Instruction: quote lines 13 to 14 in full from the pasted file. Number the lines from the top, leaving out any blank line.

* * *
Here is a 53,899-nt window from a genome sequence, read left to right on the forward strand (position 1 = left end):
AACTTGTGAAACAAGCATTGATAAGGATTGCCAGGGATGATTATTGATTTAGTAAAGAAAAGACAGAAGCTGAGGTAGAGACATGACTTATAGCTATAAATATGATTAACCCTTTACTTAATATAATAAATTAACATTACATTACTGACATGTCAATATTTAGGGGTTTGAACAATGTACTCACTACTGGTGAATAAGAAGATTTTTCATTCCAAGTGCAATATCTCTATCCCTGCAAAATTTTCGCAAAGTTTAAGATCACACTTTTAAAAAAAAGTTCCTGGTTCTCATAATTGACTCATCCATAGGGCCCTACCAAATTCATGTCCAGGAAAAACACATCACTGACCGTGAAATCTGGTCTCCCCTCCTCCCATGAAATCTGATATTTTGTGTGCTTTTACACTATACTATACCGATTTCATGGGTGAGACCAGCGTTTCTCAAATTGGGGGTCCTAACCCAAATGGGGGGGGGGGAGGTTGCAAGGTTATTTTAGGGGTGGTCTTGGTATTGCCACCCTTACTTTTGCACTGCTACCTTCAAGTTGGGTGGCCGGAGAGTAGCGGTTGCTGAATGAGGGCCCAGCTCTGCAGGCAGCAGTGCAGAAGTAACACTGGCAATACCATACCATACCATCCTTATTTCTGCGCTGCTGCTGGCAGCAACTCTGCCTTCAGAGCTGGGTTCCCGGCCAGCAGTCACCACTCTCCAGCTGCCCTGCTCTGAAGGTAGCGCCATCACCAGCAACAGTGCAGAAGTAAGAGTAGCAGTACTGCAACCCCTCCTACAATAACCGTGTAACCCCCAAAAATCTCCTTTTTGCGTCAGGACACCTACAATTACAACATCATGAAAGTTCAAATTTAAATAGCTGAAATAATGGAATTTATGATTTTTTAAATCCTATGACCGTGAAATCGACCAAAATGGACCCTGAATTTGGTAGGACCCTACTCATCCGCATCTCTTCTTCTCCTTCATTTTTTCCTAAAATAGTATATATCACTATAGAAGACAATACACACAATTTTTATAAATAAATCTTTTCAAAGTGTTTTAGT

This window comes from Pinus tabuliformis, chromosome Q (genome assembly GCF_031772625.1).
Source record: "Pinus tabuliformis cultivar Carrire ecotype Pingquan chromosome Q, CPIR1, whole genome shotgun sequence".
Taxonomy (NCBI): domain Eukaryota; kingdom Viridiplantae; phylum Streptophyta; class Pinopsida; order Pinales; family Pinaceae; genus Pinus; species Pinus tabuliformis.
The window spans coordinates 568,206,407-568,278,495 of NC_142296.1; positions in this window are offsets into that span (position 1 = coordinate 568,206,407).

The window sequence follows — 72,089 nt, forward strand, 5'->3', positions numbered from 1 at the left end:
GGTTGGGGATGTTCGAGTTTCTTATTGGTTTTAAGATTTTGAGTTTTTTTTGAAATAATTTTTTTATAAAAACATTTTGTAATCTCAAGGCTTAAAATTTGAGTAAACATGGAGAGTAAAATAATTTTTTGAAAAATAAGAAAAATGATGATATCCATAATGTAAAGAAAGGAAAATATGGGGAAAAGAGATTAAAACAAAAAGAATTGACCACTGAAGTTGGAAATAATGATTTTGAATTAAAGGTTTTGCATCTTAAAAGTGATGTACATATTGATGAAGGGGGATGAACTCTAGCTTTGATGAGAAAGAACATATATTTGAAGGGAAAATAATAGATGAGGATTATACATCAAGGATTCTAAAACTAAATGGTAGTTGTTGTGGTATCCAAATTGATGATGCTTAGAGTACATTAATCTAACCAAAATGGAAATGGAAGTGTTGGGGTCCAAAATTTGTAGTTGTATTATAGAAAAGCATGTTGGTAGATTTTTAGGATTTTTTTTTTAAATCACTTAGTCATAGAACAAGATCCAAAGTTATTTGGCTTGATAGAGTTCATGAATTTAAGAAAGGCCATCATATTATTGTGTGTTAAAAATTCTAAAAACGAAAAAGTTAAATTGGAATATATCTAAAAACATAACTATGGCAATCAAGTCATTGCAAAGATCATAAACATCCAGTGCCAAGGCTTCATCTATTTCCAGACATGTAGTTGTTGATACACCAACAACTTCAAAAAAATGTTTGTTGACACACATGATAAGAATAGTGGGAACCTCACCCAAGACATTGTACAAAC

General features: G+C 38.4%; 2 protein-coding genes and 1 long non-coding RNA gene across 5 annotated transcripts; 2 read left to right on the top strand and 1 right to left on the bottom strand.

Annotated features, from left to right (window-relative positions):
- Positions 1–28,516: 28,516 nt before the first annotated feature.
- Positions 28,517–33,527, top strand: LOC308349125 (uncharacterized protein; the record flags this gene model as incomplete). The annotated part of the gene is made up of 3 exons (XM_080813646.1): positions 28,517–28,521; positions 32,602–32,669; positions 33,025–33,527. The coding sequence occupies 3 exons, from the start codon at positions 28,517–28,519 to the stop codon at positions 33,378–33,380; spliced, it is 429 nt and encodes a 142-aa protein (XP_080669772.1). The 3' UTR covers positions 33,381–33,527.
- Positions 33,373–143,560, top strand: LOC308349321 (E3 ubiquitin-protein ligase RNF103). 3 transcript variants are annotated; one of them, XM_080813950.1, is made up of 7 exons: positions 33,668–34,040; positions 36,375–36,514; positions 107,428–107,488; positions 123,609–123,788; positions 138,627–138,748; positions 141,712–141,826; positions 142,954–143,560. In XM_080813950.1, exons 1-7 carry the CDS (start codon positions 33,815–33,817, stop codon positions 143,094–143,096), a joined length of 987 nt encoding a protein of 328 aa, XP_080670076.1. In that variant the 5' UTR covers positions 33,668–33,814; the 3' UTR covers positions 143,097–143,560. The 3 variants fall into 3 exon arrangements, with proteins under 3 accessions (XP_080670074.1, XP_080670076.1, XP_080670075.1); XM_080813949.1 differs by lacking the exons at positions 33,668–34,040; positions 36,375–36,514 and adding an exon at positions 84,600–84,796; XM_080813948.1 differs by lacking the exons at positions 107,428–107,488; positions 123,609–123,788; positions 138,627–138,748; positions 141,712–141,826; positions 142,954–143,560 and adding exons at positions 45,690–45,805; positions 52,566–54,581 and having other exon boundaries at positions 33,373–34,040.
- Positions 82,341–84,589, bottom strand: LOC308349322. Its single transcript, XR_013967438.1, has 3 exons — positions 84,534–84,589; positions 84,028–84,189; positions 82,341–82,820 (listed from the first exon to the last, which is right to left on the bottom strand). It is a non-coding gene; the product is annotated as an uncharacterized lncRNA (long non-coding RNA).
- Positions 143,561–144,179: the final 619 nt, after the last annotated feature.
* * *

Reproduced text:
- Positions 33,373–143,560, top strand: LOC308349321 (E3 ubiquitin-protein ligase RNF103). 3 transcript variants are annotated; one of them, XM_080813950.1, is made up of 7 exons: positions 33,668–34,040; positions 36,375–36,514; positions 107,428–107,488; positions 123,609–123,788; positions 138,627–138,748; positions 141,712–141,826; positions 142,954–143,560. In XM_080813950.1, exons 1-7 carry the CDS (start codon positions 33,815–33,817, stop codon positions 143,094–143,096), a joined length of 987 nt encoding a protein of 328 aa, XP_080670076.1. In that variant the 5' UTR covers positions 33,668–33,814; the 3' UTR covers positions 143,097–143,560. The 3 variants fall into 3 exon arrangements, with proteins under 3 accessions (XP_080670074.1, XP_080670076.1, XP_080670075.1); XM_080813949.1 differs by lacking the exons at positions 33,668–34,040; positions 36,375–36,514 and adding an exon at positions 84,600–84,796; XM_080813948.1 differs by lacking the exons at positions 107,428–107,488; positions 123,609–123,788; positions 138,627–138,748; positions 141,712–141,826; positions 142,954–143,560 and adding exons at positions 45,690–45,805; positions 52,566–54,581 and having other exon boundaries at positions 33,373–34,040.
- Positions 82,341–84,589, bottom strand: LOC308349322. Its single transcript, XR_013967438.1, has 3 exons — positions 84,534–84,589; positions 84,028–84,189; positions 82,341–82,820 (listed from the first exon to the last, which is right to left on the bottom strand). It is a non-coding gene; the product is annotated as an uncharacterized lncRNA (long non-coding RNA).